A framework of filtering rules over ground truth samples to achieve higher accuracy in land cover maps

Mario Padial-Iglesias*, Pere Serra, Miquel Ninyerola, Xavier Pons

*Corresponding author for this work

Research output: Contribution to journalArticleResearchpeer-review

4 Citations (Scopus)


Remote Sensing (RS) digital classification techniques require sufficient, accurate and ubiquitously distributed ground truth (GT) samples. GT is usually considered “true” per se; however, human errors, or differences in criteria when defining classes, among other reasons, often undermine this veracity. Trusting the GT is so crucial that protocols should be defined for making additional quality checks before passing to the classification stage. Fortunately, the nature of RS imagery allows setting a framework of quality controls to improve the confidence in the GT areas by proposing a set of filtering rules based on data from the images themselves. In our experiment, two pre-existing reference datasets (rDS) were used to obtain GT candidate pixels, over which inconsistencies were identified. This served as a basis for inferring five key filtering rules based on NDVI data, a product available from almost all RS instruments. We evaluated the performance of the rules in four temporal study cases (under backdating and updating scenarios) and two study areas. In each case, a set of GT samples was extracted from the rDS and the set was used both unfiltered (original) and filtered according to the rules. Our proposal shows that the filtered GT samples made it possible to solve usual problems in wilderness and agricultural categories. Indeed, the confusion matrices revealed, on average, an increase in the overall accuracy of 10.9, a decrease in the omission error of 16.8, and a decrease in the commission error of 14.0, all values in percent points. Filtering rules corrected inconsistencies in the GT samples extracted from the rDS by considering inter-annual and intra-annual differences, scale issues, multiple behaviours over time and labelling misassignments. Therefore, although some intrinsic limitations have been detected (as in mixed forests), the protocol allows a much better Land Cover mapping thanks to using more robust GT samples, something particularly important in a multitemporal context in which accounting for phenology is essential.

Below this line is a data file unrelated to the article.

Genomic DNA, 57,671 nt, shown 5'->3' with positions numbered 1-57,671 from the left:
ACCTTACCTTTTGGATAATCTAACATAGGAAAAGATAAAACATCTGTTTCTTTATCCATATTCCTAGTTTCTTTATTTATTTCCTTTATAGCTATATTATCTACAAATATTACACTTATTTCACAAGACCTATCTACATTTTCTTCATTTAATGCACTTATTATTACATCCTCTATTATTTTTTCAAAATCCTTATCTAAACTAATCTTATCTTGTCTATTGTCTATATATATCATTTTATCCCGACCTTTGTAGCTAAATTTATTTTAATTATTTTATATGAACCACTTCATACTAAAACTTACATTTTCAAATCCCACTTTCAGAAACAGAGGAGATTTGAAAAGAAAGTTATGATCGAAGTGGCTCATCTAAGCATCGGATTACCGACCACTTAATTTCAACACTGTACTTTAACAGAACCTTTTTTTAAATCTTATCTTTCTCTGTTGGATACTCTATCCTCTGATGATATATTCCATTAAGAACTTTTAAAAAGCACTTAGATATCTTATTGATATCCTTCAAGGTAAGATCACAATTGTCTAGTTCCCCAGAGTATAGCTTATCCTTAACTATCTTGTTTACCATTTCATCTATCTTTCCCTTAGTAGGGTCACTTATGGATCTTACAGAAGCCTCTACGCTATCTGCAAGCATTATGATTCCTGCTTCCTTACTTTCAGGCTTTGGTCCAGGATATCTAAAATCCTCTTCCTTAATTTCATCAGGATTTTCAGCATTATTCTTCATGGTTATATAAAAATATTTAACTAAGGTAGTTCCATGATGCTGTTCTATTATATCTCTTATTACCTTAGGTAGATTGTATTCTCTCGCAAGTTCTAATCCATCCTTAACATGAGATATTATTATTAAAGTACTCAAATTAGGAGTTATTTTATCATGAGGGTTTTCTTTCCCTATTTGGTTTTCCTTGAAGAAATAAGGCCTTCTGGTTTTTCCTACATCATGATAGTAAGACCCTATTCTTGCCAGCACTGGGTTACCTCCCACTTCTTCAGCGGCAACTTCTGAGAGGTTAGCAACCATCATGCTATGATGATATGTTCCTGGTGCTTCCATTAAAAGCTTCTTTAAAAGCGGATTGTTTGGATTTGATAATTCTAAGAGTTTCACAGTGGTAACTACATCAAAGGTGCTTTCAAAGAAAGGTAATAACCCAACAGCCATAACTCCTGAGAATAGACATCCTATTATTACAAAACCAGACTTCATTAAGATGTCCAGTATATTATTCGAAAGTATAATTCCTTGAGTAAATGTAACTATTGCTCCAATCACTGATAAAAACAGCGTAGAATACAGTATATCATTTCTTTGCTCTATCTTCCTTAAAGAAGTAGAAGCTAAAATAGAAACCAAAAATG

Original languageEnglish
Article number2662
JournalRemote Sensing
Issue number14
Publication statusPublished - 2 Jul 2021


  • Digital image classification
  • Filtering rules
  • Ground truth samples
  • Land-cover change mapping
  • Landsat


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